Sunday, April 24, 2011

Banqiao's Lin Family Gardens

Ticked off another place I've wanted to visit for years: Lin Family Garden (林家花園, sometimes called the Lin Ben-yuan Garden) in Banqiao, a substantial but little-loved city just south of Taipei.

It's one of north Taiwan's best-known attractions, and now that admission is free it gets very crowded on weekends and holidays. Despite the crowds (and the noisy tour guides, and the photography-club members clustering around models hired for the day) it's well-worth visiting. No one building in the complex, nor any particular aspect of the gardens that surround them, is jaw-dropping. However, there is a great deal to see, and if I wasn't pressed for time I could easily have spent more than two hours here.

The Lin Family Mansion and Garden was built 1847-1853 by one of north Taiwan's richest and most influential families. In the late 19th century, the garden was surrounded by rice fields, and Guanyinshan was visible in the distance. Now, of course, it is surrounded by tall buildings. Nonetheless, it's a beautiful oasis of greenery and a good place to see Qing Dynasty architecture, stone sculpture, wood carvings and other decorative arts. The main residence, the Three-Courtyard House (pictured top right), has 52 rooms and more than 120 windows and doors. Other buildings within the Garden bear endearing names such as the Revere the Cosmos Pavilion and the Fragrant Jade Anteroom. Entrances and walls bear auspicious bat or butterfly motifs (pictured lower left).

The garden (open: 09.00-17.00 daily but closed first Mon of each month; admission: free) is about 15 minutes' walk from Banqiao's combined HSR/TRA/MRT station. Fuzhong MRT Station on the Blue Line is very slightly closer.

Fans of traditional mansions heading to south Taiwan should make time for the Hsiao Family Residence and the Gupoliao Zhuang Family Residence.

Sunday, April 17, 2011

Taiwan's Mazu pilgrimage

My friend Rich J. Matheson (who took the cover shot for the first edition of my guidebook) joined part of this year's Mazu pilgrimage. His website includes many photographs of traditional religious events.

The full pilgrimage lasts more than a week and winds through Taichung, Changhua, Yunlin and Chiayi. For an excellent first-hand account of the 2010 pilgrimage, read Noah Buchan's Taipei Times article.

Monday, April 11, 2011

Million-dollar bathrooms

Nantou's Zhinan Temple (指南宮) is tiny and visually unimpressive, but exceptionally popular. On the day we visited it was all but impossible to see the main altar because of the crush of people. The temple is clearly very wealthy; in 2007 it spent a breathtaking NT$38.8 million (US$1.34 million) on the bathrooms pictured above.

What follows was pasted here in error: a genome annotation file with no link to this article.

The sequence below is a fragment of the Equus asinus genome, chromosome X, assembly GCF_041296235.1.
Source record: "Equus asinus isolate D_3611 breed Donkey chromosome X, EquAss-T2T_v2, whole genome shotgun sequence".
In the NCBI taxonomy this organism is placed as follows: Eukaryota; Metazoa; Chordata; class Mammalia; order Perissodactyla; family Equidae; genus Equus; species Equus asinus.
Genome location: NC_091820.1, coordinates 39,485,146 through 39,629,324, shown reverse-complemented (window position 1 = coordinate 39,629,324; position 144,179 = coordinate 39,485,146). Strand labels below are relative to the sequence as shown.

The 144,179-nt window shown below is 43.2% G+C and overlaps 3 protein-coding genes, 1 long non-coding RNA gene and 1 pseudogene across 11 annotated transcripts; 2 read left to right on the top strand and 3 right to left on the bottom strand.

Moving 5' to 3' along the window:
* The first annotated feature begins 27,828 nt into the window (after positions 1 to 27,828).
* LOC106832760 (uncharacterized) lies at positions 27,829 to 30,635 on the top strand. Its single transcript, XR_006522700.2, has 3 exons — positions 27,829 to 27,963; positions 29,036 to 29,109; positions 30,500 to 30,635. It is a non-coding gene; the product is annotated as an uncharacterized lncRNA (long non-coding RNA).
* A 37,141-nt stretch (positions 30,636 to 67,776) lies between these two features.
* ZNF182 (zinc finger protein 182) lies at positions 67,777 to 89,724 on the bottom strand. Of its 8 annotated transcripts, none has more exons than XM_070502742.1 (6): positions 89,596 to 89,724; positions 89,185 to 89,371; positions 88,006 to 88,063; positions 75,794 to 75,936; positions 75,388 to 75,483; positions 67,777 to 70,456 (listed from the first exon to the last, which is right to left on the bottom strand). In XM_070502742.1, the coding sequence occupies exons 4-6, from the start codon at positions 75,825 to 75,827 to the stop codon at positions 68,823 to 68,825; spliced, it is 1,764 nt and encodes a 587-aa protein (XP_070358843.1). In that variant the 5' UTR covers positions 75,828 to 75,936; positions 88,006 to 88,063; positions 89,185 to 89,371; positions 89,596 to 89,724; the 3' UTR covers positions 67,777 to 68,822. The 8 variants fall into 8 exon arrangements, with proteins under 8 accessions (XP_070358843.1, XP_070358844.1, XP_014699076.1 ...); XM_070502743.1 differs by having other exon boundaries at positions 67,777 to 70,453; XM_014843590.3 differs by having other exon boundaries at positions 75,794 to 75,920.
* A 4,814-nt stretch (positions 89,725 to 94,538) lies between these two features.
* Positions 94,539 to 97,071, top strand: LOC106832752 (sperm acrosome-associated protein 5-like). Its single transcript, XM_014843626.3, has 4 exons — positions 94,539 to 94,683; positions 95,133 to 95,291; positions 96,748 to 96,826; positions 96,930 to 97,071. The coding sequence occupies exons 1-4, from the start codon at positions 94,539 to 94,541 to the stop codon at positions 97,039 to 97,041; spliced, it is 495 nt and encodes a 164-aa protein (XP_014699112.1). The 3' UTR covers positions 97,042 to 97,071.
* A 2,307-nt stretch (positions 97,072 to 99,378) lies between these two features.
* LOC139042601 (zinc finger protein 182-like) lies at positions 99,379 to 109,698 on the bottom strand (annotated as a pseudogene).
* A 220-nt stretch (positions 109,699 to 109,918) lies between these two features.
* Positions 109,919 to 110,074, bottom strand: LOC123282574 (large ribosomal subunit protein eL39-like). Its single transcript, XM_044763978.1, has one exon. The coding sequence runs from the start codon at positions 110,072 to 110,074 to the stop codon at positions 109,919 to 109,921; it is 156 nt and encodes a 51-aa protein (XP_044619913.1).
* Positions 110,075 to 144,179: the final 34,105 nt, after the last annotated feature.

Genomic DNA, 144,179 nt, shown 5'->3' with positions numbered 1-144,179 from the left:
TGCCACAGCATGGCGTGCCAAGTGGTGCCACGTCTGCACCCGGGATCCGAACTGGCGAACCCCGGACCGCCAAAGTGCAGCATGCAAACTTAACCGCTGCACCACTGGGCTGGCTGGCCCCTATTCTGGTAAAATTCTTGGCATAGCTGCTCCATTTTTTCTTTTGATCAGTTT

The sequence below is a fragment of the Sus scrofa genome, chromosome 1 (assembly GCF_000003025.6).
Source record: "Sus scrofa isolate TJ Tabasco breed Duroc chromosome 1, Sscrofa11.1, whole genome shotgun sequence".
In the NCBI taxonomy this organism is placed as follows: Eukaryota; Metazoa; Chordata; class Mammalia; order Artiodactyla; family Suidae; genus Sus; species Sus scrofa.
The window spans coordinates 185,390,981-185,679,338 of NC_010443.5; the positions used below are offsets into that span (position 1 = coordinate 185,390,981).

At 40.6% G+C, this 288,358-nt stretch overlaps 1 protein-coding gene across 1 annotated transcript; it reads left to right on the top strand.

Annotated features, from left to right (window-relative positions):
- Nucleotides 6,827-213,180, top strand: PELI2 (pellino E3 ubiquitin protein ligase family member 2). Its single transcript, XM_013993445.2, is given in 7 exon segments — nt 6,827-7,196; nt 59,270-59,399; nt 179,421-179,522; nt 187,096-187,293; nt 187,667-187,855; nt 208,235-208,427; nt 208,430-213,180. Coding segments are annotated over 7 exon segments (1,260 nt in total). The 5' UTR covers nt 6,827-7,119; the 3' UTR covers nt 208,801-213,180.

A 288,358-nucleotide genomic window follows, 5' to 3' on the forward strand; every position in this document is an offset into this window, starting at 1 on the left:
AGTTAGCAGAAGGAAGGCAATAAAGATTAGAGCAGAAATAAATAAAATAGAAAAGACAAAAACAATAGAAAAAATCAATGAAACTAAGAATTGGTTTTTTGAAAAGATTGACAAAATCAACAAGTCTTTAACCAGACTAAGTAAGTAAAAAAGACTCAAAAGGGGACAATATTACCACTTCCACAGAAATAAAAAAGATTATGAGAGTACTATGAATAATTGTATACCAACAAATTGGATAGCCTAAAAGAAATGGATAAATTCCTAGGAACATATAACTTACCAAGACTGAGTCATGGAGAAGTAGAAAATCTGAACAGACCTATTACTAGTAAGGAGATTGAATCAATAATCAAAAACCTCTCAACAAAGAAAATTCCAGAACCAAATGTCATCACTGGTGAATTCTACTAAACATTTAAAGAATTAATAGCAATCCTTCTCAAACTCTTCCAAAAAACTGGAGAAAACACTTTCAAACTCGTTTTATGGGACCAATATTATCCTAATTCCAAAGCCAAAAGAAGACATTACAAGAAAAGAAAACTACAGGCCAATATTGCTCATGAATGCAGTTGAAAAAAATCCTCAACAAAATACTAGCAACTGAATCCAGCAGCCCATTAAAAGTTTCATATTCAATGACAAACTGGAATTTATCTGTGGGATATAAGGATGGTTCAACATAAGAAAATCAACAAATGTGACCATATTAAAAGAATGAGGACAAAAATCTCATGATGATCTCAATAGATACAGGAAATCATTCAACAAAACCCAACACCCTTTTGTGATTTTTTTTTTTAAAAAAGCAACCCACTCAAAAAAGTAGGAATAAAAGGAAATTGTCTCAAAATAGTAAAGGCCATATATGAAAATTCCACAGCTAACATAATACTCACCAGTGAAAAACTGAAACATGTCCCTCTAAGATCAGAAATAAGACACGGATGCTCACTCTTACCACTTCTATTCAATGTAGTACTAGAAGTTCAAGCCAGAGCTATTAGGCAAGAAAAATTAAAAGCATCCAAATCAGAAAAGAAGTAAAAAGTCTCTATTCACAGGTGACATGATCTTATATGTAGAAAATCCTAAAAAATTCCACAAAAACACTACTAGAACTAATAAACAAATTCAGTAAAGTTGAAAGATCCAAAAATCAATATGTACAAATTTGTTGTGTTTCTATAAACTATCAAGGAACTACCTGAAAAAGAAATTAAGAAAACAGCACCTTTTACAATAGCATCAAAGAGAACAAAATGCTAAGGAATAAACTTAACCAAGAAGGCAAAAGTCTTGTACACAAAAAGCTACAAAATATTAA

They are very nice, it has to be said. Not only clean, well lit and spacious, but also decorated with works of art and equipped with a nursing room and an observation deck. The shape is supposed to represent fresh bamboo growing up out of the ground - not, as you might think, turds.

Friday, April 8, 2011

Book: Taipei Characters (aka Taipei People)

This slim volume (199 pages in this edition, published in 1982 by Indiana University Press; other editions carry different titles) contains 14 stories, all of which deal with the lives of mainland Chinese who relocated to Taiwan around 1949, the year the Republic of China's was defeated by Mao Zedong's Communists. Written in the 1960s by Kenneth Pai Hsien-yung (sometimes spelled Bai Xianyong 白先勇), the stories in Taipei People depict various types of people – former military officials and their widows, academics, courtesans and restaurant owners.

Pai's writing style is economical and beautiful; several of the stories are exquisite masterpieces. My favourites are Love's Lone Flower (in which the narrator recounts the life and demise of a Taiwanese bargirl/prostitute) and Winter Night. In the latter, two mainlander scholars meet up again after two decades apart; one spent those years in the USA, the other in Taiwan.

Thursday, April 7, 2011

White-clad cleric

Taoist clerics in Taiwan usually wear black robes, so this one's white, harlequin-like attire caught my eye. I spotted him coming out of Shoutian Temple (受天宮) in the hills above Ershui, Changhua County. The character on his hat (gold on a red background) means Buddha.

The temple itself has an impressive location, yet looks as though it might slide down the mountain when the next big typhoon hits.

The Ershui area is famous for macaques, and we saw several when hiking up to the temple.